Bounced cheques for insufficient funds is no longer a crime in the UAE
Mohamed Abdelrehiem and Mostafa Emad of Ibrahim & Partners explore the practical impact of legal amendments which will affect commercial cheque rules
On September 27 2020, His Highness Sheikh Khalifa Bin Zayed Al Nahyan, President of UAE, issued a new Federal Decree No. 14/2020 (the decree) amending and adding many articles to the Commercial Transaction Law No. 18 of 1993 (CTL). Most of the amendments deal primarily with commercial cheques rules. The decree also cancelled Articles No. 401, 402 and 403 of the UAE Penal Code (Penal Code), which used to penalise the issuance of cheques with bad faith or insufficient funds.
All the new amendments of the decree will come into force only by January 2022. The reason behind this delay in coming into force is to allow the market to absorb these dramatic changes, which have an effect not only on individuals (cheques issuer) but on corporates’ commercial transaction and deals too.
Before the issuance of the new law
The phrase (issuance of a cheque in a bad faith) in Article 401 of the Penal Code has always been subject to a wide interpretation by the criminal court, allowing it to consider any bounced cheque for any reason a criminal offence by the drawer of the cheque (the drawer). Therefore, the criminal liability of the drawer is usually subject to the discretionary power of the criminal court, as a result of the law not specifying certain exclusive acts clarifying what is considered to be bad faith.
After the issuance of the decree
The decree also added articles No. 641(1) (2) and (3), which have specifically referred to exclusive acts that, if committed by the drawer, will be considered a crime of a bounced cheque punishable by a criminal sanction. The exclusive acts, inter alia, are the following:
1. If the drawer, before the due date of the cheque, ordered the bank not to cash the cheque amount to the beneficiary;
2. If the drawer closed the account or withdrew all the available balance before the cheque due date. Also if the drawer had a dormant account at the time of issuing the cheque, and yet issued the cheque to the beneficiary; and
3. If the drawer has deliberately signed the cheque in a way that preclude the beneficiary of cashing it at the bank (e.g. deliberate wrong signature).
The above specific acts highlight the clear intention of the legislator to cancel the famous crime of a bounced cheque for no sufficient funds in the UAE.
The decree has made it very clear that, only, the above acts (and others under articles 641 (1) and (3)) are considered criminal acts, which trigger the drawer criminal liability. These acts are fraudulent in nature; therefore, it is justifiable more to be punishable. However, the burden of proof here is still questionable and untested.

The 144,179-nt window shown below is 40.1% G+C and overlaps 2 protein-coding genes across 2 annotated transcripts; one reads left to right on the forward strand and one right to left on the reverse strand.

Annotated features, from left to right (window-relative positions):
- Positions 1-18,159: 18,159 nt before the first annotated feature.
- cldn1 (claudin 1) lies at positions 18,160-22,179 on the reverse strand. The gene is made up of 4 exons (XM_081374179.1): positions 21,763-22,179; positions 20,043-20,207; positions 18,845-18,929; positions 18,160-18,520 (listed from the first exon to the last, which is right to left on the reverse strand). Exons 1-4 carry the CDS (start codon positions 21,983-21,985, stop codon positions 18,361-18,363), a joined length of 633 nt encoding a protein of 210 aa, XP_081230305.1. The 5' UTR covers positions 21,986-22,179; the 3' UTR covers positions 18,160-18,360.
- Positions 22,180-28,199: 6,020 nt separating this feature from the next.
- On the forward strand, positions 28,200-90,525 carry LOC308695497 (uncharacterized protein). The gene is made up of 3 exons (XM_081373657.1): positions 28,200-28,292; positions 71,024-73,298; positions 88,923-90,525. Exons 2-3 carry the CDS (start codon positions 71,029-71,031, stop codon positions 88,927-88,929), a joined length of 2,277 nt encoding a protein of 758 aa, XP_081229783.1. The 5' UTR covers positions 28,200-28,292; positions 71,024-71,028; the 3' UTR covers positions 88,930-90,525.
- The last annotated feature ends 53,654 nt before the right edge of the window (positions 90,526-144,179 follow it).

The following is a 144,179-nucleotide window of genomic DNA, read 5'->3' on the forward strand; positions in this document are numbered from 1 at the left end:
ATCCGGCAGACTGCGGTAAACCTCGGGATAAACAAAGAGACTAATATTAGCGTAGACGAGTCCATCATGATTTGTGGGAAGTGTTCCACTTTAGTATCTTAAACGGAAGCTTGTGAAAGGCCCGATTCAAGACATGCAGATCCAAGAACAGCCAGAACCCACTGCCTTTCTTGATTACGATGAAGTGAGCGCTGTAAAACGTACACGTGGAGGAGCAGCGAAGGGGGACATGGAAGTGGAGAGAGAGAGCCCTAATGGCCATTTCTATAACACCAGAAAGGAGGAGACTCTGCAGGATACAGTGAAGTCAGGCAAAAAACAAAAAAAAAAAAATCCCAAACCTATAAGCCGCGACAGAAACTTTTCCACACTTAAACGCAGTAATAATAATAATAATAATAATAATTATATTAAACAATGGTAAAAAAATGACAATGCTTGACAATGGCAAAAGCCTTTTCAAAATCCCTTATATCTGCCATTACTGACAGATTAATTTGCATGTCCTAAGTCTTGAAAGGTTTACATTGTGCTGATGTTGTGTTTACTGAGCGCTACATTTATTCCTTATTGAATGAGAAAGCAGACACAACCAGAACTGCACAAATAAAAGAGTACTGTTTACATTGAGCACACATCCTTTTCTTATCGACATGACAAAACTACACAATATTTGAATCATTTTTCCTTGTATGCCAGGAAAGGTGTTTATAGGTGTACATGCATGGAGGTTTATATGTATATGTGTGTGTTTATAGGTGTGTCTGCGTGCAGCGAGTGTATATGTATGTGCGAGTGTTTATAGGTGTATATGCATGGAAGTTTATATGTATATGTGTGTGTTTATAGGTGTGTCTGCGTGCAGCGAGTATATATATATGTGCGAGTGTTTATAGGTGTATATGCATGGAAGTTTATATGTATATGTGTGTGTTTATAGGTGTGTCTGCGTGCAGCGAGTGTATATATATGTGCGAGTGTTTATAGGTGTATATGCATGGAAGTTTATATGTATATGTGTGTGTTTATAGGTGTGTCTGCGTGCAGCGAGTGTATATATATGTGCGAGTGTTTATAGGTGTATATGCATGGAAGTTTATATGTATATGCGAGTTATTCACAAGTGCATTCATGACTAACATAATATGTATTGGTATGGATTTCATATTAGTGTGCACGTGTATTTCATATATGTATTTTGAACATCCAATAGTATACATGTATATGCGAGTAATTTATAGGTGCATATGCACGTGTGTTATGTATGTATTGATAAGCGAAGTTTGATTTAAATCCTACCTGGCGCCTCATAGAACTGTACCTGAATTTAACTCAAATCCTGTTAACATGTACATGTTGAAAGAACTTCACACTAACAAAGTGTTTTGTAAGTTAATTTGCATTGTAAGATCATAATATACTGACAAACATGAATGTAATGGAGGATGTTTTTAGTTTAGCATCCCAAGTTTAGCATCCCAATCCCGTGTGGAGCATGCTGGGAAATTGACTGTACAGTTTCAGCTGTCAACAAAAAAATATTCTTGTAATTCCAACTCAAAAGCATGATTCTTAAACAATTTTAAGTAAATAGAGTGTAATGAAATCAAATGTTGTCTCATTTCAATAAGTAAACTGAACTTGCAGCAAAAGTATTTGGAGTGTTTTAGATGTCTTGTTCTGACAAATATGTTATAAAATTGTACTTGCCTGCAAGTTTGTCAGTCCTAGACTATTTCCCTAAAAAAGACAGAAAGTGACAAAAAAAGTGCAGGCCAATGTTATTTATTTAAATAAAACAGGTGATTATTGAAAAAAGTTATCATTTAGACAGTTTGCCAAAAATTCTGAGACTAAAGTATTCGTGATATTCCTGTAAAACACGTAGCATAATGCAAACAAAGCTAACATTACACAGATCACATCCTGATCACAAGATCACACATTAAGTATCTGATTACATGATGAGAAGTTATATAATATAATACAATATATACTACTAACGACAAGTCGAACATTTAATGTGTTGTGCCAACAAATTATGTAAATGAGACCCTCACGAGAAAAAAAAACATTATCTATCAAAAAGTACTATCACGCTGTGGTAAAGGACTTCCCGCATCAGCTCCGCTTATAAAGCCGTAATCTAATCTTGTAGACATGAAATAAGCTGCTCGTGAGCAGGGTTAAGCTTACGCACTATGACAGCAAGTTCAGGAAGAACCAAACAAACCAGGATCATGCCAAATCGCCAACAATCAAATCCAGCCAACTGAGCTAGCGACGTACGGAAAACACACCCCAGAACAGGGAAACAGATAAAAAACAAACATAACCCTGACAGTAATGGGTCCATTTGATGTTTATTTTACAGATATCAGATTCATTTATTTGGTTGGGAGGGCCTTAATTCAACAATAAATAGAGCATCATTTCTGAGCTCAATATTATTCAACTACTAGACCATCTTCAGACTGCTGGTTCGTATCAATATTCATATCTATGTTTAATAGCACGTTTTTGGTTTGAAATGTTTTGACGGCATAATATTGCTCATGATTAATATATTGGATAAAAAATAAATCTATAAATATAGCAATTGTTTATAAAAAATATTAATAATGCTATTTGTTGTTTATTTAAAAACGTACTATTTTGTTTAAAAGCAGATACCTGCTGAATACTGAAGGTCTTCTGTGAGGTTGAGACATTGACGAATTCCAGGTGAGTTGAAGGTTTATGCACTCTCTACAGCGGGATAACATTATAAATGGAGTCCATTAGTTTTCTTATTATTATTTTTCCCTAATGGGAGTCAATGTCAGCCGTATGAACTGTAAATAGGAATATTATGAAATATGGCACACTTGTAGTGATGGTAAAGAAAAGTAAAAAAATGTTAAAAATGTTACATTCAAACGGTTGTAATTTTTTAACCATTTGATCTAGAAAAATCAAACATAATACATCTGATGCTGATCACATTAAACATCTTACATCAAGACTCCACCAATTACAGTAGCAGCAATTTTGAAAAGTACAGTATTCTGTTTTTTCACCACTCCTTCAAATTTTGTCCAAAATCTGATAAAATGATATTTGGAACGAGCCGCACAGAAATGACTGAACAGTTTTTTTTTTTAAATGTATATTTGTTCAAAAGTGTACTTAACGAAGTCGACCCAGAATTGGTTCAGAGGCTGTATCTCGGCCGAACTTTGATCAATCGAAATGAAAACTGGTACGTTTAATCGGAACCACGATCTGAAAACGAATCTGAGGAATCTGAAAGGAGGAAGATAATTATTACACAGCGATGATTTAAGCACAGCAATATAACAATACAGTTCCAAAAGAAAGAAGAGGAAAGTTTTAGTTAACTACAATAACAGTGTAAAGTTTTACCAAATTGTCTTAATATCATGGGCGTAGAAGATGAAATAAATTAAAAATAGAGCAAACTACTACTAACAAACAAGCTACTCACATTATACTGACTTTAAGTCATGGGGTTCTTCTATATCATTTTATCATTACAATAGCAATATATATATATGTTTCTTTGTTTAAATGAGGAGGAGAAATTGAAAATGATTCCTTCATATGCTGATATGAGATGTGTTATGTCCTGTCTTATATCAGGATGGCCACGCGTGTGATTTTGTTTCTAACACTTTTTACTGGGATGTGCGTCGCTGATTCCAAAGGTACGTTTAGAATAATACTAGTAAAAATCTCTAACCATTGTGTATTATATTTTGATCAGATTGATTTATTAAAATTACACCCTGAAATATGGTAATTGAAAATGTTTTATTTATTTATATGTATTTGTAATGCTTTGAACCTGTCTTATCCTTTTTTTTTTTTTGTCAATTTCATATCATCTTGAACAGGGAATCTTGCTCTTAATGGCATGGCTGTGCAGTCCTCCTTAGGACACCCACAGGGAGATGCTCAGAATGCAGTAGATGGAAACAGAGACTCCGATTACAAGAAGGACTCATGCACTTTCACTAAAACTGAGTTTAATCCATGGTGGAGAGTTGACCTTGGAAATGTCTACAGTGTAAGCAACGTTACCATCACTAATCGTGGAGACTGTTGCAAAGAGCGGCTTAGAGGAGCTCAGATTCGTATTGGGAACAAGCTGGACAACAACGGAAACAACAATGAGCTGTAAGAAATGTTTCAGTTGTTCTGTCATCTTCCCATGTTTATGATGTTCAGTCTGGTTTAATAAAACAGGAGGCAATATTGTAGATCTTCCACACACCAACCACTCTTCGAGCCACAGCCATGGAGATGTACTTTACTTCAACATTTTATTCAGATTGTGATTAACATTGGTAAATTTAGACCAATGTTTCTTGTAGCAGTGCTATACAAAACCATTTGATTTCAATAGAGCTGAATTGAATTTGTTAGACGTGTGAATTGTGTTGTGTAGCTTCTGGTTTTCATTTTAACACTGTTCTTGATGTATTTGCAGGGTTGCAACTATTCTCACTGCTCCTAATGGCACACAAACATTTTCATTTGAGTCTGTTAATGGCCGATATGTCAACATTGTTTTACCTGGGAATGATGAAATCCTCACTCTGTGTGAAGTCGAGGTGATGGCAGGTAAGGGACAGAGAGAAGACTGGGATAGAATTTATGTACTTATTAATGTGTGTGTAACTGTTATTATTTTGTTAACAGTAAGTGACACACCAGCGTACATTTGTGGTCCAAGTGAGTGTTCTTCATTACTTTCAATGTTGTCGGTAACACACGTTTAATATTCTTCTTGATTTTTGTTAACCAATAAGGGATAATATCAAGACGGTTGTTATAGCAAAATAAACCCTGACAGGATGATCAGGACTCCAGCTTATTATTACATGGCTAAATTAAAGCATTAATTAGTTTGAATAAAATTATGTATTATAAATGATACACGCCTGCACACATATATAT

The decree further introduced a new Article No. 635 and amends Article 617 of the CTL, which aims primarily to avoid criminal lawsuits and facilitate alternative procedures for the beneficiary of the cheque to claim its value. These new amendments reflect the following:
The beneficiary of a cheque has the right to ask the bank, subject to the drawer account balance, for partial payment of the cheque’s value (further explanation as to the procedures is detailed under the wording of Article 617);
Financial institutions has no call anymore regarding the cheque beneficiary partial payment request, they must make the payment as requested, otherwise, they will be subject to criminal liability too; and
The beneficiary of a bounced cheque, after obtaining a certificate from the bank of no sufficient funds, has the right to use the dishonored cheque as a civil executive deed in accordance with the Federal Civil Procedures Code No. 11 of 1992. In practice, this means that a civil execution case can be directly opened against the issuer of the cheque, including the right to seize assets and movables in the name of the drawer as a sort of execution up to the cheque’s value.
By January 2022, the long waited reform to the bounced cheque crime will come into force in the UAE market. By waiving the criminal liability of a bounced cheque for no sufficient funds, this will:
Play a big role in boosting the business confidence between individuals and corporates. It will also promote for further investments and corporates’ trust to deal with cheques in UAE;
Reduce the number of travel bans imposed by the police against individuals in the UAE; and
Have a substantial effect on the financial institutions who greatly depend on cheques as a mean of guarantee against their facilities and personal/car loans.
Nevertheless, the new amendments preserve the cheque beneficiary's rights by considering the cheque as an executive deed, which fast track the collection process through the civil court. However, it as well protects the drawer’s legal position from the criminal court’s wide discretionary power that used to consider any bounced cheque a crime regardless of the reason behind issuing the cheque.
The above is only a summary and an overview of the new decree, and not legal advice in any way. Further practical obstacles will likely arise once the decree comes into force.
Partner, Ibrahim & Partners
Associate, Ibrahim & Partners